Last month the Antique Wireless Museum released a 1951-era industrial movie made by General Electric that highlights how the city of Syracuse, NY used mobile radio for disaster response after a nuclear strike. Conveniently, General Electric's mobile radio division was headquartered in Syracuse, so this is really an early version of an infomercial. But it's a well done infomercial, and actually tells a useful story about how to create what we call today an emergency operations center, or EOC.
I'm surprised at how little has changed in terms of EOC operations between 1951 and today. Today we have fancier communications systems, software, computers, the internet, smartphones, and better looking firefighter helmets 😄, but most of the basic roles and functions we have in an EOC today were there in 1951. From that perspective the movie is quite interesting.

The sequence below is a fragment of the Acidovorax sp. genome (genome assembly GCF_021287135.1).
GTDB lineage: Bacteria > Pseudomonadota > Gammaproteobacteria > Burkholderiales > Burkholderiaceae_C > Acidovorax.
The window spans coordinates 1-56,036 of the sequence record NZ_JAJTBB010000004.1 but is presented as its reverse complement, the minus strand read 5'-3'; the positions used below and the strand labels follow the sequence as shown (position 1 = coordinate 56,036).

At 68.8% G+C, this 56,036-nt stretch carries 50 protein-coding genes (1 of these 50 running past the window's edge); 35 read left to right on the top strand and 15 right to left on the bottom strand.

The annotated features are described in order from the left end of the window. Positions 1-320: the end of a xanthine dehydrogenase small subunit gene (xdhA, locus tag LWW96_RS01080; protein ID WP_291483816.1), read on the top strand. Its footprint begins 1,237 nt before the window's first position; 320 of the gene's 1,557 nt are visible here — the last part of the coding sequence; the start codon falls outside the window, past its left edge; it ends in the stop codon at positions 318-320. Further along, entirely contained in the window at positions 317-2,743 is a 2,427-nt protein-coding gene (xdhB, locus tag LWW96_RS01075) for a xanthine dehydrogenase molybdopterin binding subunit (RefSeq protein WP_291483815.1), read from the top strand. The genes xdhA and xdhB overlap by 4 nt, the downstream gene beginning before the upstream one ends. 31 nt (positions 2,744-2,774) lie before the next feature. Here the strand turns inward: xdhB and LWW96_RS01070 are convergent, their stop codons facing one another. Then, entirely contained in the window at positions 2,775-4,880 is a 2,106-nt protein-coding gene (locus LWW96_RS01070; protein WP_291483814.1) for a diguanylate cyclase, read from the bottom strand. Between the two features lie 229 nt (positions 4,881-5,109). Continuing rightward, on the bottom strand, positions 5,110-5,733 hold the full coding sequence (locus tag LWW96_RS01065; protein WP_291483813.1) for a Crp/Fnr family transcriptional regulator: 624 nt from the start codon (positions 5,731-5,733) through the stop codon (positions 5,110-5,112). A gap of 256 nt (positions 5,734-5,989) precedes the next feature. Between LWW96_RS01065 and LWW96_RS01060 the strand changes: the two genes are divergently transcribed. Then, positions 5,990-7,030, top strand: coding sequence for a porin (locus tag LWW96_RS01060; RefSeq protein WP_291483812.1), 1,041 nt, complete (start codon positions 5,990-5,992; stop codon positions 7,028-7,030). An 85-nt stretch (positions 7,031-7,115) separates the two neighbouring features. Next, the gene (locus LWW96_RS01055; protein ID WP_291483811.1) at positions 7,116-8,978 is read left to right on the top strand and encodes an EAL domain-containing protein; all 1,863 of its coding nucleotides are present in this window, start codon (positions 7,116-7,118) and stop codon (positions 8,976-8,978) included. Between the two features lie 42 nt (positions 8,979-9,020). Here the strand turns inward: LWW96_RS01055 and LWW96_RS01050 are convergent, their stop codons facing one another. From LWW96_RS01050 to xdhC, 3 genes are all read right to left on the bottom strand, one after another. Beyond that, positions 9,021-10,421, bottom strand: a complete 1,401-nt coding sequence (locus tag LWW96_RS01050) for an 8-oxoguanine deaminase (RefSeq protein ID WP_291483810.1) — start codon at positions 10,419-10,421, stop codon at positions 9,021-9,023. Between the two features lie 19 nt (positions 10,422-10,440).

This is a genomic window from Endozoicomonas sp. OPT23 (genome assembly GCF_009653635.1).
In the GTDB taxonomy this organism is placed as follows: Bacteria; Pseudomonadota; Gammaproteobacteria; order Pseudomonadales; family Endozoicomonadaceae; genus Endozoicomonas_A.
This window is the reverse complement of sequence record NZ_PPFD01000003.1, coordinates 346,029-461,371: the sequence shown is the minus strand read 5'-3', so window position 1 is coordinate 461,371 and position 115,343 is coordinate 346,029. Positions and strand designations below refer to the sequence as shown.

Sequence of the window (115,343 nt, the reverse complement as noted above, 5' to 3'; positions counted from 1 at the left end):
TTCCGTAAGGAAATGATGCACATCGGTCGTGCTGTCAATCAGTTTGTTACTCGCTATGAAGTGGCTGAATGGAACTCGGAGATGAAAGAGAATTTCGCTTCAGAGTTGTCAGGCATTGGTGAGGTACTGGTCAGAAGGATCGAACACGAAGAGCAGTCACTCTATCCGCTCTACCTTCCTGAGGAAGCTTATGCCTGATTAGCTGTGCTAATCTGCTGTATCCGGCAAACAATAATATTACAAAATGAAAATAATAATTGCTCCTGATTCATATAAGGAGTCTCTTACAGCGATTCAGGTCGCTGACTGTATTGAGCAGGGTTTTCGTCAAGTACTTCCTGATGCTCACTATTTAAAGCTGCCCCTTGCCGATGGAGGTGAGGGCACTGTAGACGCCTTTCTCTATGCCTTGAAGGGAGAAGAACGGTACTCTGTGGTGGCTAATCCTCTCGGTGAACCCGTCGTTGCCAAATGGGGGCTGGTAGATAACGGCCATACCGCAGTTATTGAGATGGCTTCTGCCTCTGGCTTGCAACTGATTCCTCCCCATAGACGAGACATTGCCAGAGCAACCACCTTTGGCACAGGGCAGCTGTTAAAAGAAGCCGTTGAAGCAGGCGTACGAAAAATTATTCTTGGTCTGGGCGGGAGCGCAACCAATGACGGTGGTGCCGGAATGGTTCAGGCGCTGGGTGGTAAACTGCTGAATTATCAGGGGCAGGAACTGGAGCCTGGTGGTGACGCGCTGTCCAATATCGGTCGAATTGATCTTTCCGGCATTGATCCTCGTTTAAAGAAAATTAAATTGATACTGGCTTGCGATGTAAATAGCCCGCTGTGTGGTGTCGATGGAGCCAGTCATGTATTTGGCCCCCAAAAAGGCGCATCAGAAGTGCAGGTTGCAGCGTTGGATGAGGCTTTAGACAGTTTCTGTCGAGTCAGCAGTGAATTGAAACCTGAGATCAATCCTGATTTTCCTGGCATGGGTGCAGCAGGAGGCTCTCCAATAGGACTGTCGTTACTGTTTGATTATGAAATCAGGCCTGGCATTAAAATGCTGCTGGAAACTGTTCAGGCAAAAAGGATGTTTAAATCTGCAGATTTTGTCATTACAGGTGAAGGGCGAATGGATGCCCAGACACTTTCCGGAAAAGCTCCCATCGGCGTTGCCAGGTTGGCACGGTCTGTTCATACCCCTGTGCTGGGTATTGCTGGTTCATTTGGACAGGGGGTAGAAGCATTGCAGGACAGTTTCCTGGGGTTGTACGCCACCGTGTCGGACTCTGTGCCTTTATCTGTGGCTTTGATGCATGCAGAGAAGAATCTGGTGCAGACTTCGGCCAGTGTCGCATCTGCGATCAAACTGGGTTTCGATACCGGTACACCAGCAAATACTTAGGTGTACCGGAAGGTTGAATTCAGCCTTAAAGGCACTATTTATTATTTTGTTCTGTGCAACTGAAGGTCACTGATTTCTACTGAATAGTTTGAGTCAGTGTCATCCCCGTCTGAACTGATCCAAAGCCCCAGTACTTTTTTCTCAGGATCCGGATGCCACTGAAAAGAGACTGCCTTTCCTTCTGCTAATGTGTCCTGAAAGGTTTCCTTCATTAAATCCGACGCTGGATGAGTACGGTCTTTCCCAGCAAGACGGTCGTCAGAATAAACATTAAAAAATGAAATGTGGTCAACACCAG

What I particularly liked was the use of an early 'GIS' (geographical information system) - a map table with push-pins around which all coordinating activity revolved. Today we have fancy computer-based GIS systems, but paper maps and pushpins are still in wide use. It's still a very effective way to maintain situational awareness.
I was also really struck by the emphasis the movie places on Amateur Radio as an integral part of any emergency communications system, and an integral part of EOC operations. Quite impressive, really.
So have a seat, strap on your way-back goggles, and enjoy EOC operations as they were over 70 years ago!
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